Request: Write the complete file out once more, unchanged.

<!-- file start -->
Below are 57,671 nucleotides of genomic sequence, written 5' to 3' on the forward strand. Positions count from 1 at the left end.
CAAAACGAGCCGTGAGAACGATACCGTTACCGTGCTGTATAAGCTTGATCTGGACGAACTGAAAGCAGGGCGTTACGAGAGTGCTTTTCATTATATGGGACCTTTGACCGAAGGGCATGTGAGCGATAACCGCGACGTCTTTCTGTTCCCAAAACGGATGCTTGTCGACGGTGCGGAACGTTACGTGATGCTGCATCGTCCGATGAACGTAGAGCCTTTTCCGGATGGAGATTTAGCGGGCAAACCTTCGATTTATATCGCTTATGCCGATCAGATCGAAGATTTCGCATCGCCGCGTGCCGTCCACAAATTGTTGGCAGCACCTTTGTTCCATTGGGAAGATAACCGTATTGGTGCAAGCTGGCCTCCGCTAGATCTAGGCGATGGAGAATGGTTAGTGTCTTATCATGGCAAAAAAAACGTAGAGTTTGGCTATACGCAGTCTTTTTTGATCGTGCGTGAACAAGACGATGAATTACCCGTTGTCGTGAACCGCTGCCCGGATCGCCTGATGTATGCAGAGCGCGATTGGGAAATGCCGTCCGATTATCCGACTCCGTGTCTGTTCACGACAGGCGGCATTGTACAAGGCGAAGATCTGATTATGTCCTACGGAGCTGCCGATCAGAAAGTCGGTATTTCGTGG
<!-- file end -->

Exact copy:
Below are 57,671 nucleotides of genomic sequence, written 5' to 3' on the forward strand. Positions count from 1 at the left end.
CAAAACGAGCCGTGAGAACGATACCGTTACCGTGCTGTATAAGCTTGATCTGGACGAACTGAAAGCAGGGCGTTACGAGAGTGCTTTTCATTATATGGGACCTTTGACCGAAGGGCATGTGAGCGATAACCGCGACGTCTTTCTGTTCCCAAAACGGATGCTTGTCGACGGTGCGGAACGTTACGTGATGCTGCATCGTCCGATGAACGTAGAGCCTTTTCCGGATGGAGATTTAGCGGGCAAACCTTCGATTTATATCGCTTATGCCGATCAGATCGAAGATTTCGCATCGCCGCGTGCCGTCCACAAATTGTTGGCAGCACCTTTGTTCCATTGGGAAGATAACCGTATTGGTGCAAGCTGGCCTCCGCTAGATCTAGGCGATGGAGAATGGTTAGTGTCTTATCATGGCAAAAAAAACGTAGAGTTTGGCTATACGCAGTCTTTTTTGATCGTGCGTGAACAAGACGATGAATTACCCGTTGTCGTGAACCGCTGCCCGGATCGCCTGATGTATGCAGAGCGCGATTGGGAAATGCCGTCCGATTATCCGACTCCGTGTCTGTTCACGACAGGCGGCATTGTACAAGGCGAAGATCTGATTATGTCCTACGGAGCTGCCGATCAGAAAGTCGGTATTTCGTGG